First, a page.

Counselling Canary Wharf
Unit 68 Cannon Workshops
London E14 4AS
07940 516 806
I am a chartered counselling psychologist and psychotherapist. Very often, those seeking a talking therapy do not know exactly what these titles mean and what the difference is between them and between that of counsellor.
It can be confusing to determine which profession is most likely to have the level and focus of training that best suits you. Understanding the difference between the titles of counsellor, psychotherapist and counselling psychologist might help you make a more informed decision.
The government now protects only some talking therapy titles so that the public can be confident that the professional has completed a specific training to a certain standard and abides by regulated ethical criteria. 'Counselling psychologist' is one of these titles ensuring a consistent level of training amongst those using the title. You can find the list of statutory protected titles here. The titles of ‘counsellor’ and ‘psychotherapist’ are not protected by law meaning that anyone can legally call themselves these titles regardless of training or not. However, counsellors and psychotherapists usually follow voluntary guidance set by self-regulatory bodies such as the British Association for Counselling & Psychotherapy (BACP) and the United Kingdom Council for Psychotherapists (UKCP).
With regards to training, it is necessary for those becoming chartered psychologists to have an undergraduate degree in psychology before pursuing further specialist study. Chartered counselling psychologists are expected to do at least a 3-year (full-time) or 5-year (part-time) post-graduate course including research modules. Since 'counsellor' and 'psychotherapist' titles are not protected, there are no legal minimal set training criteria for these professions. Typically, reputable counselling courses are 3-years part-time and psychotherapy courses 5-years part-time; although neither have any requirements for previous further or higher education. If extent of learning is important to you, it is fine for you to ask before starting any therapy with anyone.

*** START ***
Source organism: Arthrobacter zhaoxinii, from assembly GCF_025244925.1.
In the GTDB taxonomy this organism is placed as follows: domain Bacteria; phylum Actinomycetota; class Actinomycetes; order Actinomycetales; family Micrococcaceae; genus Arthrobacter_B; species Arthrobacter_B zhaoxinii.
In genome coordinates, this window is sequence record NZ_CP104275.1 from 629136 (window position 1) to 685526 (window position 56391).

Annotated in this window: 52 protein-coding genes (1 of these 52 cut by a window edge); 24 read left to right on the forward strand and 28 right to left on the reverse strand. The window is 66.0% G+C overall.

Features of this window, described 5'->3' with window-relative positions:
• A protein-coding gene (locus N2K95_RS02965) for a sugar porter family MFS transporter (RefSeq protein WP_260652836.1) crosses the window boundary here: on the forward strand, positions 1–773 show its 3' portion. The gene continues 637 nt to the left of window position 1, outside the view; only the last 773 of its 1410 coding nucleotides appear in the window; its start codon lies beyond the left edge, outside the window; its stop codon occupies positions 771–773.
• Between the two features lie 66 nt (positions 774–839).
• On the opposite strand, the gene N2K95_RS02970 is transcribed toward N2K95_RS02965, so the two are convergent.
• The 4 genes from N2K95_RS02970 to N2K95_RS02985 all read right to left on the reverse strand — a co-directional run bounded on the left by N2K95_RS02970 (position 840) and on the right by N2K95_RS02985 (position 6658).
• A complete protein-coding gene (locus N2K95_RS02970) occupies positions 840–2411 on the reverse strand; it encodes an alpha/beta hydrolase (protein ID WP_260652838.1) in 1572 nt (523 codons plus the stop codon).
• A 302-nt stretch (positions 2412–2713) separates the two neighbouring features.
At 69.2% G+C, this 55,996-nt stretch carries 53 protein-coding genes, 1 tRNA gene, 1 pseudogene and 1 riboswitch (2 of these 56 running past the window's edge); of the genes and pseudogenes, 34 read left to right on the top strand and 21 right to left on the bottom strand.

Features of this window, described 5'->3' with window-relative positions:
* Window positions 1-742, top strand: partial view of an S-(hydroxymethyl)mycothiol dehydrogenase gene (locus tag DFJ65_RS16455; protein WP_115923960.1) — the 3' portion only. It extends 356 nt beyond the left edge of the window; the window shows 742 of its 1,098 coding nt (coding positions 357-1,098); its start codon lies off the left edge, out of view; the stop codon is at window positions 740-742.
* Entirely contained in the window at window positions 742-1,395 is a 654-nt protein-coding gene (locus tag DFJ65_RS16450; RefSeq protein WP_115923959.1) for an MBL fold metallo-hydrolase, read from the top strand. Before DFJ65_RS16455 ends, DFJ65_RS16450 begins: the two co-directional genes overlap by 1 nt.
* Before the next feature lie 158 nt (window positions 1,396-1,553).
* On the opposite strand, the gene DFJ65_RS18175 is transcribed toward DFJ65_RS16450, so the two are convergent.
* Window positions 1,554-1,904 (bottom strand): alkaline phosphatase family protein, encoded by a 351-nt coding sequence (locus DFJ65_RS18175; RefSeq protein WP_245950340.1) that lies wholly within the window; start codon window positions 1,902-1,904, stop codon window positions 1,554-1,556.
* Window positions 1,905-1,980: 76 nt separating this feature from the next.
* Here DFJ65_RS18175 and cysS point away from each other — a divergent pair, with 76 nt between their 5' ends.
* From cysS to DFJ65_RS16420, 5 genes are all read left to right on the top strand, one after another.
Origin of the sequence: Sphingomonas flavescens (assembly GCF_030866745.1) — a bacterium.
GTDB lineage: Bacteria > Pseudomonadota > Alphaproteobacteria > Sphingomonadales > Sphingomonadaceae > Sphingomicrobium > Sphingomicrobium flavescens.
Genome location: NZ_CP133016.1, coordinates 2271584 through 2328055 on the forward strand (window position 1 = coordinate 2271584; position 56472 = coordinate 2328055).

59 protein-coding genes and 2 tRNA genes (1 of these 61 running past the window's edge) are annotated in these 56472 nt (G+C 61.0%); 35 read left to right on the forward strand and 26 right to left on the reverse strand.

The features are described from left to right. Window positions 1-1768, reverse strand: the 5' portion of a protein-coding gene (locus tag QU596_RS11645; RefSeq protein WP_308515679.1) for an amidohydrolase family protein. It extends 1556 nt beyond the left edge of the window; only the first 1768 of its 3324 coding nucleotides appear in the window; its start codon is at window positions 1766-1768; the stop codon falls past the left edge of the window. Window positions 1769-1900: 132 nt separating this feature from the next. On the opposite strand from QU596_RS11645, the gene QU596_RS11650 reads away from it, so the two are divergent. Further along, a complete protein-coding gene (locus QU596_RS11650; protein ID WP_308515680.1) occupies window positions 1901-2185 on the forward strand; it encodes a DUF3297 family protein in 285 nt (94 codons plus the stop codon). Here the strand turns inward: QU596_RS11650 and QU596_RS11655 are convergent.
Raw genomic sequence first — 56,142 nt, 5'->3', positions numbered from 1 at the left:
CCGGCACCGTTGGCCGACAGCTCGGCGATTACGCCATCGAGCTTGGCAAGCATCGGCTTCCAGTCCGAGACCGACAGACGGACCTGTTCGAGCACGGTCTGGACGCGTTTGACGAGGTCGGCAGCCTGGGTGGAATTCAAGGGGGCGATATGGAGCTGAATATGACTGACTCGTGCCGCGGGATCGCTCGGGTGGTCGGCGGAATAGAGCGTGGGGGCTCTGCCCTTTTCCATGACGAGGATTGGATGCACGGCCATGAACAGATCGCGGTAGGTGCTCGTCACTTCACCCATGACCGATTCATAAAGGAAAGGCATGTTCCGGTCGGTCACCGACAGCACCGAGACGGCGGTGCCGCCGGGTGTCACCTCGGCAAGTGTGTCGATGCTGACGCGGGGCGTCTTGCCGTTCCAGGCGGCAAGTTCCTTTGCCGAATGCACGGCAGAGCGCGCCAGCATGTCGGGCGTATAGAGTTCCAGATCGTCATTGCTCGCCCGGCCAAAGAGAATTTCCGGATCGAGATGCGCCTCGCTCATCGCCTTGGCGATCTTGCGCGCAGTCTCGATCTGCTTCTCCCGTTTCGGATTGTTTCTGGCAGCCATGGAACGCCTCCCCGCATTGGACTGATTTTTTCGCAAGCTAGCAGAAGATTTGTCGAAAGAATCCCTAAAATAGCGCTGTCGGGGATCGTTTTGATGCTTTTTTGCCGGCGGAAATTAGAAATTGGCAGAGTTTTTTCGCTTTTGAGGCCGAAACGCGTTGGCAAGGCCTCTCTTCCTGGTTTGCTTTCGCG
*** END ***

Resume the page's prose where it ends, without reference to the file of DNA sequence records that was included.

Because there is variation in the length of study, the depth and breadth of therapy offered also differs. Roughly, the profession-specific demarcations of emphasis of therapy are as follows: The focus of counselling is usuallly on immediate difficulties and helping the client find a way forward drawing on the client’s current understandings and abilities. Psychotherapists include these skills but also have additional training to encourage a client to look more in-depth at childhood and background. This helps the client identify repetitive patterns and unconscious processes replaying recurring themes over time. Counselling psychologists include and expand on all of these areas of focus to place what clients bring in the wider context of research and the academic literature.
Counsellors, psychotherapists and psychologists also have many skills and core knowledge in common. All three are trained to allow you to explore your experience more deeply in the attentive and empathic space of therapy. Therapy is not as effective if you do not feel confident to slowly open up to what you find difficult or perhaps even shameful. So, the most important thing is that you trust your therapist and can form a good relationship with him or her. There is some research showing that choosing the right person for you is more important than deciding on which profession is best.